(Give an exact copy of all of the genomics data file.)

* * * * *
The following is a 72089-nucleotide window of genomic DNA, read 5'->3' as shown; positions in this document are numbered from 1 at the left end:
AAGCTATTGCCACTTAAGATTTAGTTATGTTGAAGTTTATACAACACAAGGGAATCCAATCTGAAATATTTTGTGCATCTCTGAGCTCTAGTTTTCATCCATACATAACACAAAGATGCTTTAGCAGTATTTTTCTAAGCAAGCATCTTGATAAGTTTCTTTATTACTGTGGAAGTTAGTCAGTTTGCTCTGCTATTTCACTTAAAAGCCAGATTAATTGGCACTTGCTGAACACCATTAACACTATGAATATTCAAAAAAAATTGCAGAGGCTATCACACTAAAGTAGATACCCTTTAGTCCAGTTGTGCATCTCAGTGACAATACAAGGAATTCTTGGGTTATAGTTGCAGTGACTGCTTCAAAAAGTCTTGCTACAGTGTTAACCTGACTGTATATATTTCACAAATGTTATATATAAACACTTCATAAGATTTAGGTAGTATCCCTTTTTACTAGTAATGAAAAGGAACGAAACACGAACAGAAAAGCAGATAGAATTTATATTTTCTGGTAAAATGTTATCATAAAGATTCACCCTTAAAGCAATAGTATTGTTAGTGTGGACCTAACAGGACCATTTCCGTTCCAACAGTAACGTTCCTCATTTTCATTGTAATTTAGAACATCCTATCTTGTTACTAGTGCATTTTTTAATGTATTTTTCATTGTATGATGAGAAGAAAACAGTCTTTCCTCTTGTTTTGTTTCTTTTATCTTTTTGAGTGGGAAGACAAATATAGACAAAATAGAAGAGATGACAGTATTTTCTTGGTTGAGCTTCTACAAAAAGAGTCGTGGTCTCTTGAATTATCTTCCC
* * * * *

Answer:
The following is a 72089-nucleotide window of genomic DNA, read 5'->3' as shown; positions in this document are numbered from 1 at the left end:
AAGCTATTGCCACTTAAGATTTAGTTATGTTGAAGTTTATACAACACAAGGGAATCCAATCTGAAATATTTTGTGCATCTCTGAGCTCTAGTTTTCATCCATACATAACACAAAGATGCTTTAGCAGTATTTTTCTAAGCAAGCATCTTGATAAGTTTCTTTATTACTGTGGAAGTTAGTCAGTTTGCTCTGCTATTTCACTTAAAAGCCAGATTAATTGGCACTTGCTGAACACCATTAACACTATGAATATTCAAAAAAAATTGCAGAGGCTATCACACTAAAGTAGATACCCTTTAGTCCAGTTGTGCATCTCAGTGACAATACAAGGAATTCTTGGGTTATAGTTGCAGTGACTGCTTCAAAAAGTCTTGCTACAGTGTTAACCTGACTGTATATATTTCACAAATGTTATATATAAACACTTCATAAGATTTAGGTAGTATCCCTTTTTACTAGTAATGAAAAGGAACGAAACACGAACAGAAAAGCAGATAGAATTTATATTTTCTGGTAAAATGTTATCATAAAGATTCACCCTTAAAGCAATAGTATTGTTAGTGTGGACCTAACAGGACCATTTCCGTTCCAACAGTAACGTTCCTCATTTTCATTGTAATTTAGAACATCCTATCTTGTTACTAGTGCATTTTTTAATGTATTTTTCATTGTATGATGAGAAGAAAACAGTCTTTCCTCTTGTTTTGTTTCTTTTATCTTTTTGAGTGGGAAGACAAATATAGACAAAATAGAAGAGATGACAGTATTTTCTTGGTTGAGCTTCTACAAAAAGAGTCGTGGTCTCTTGAATTATCTTCCC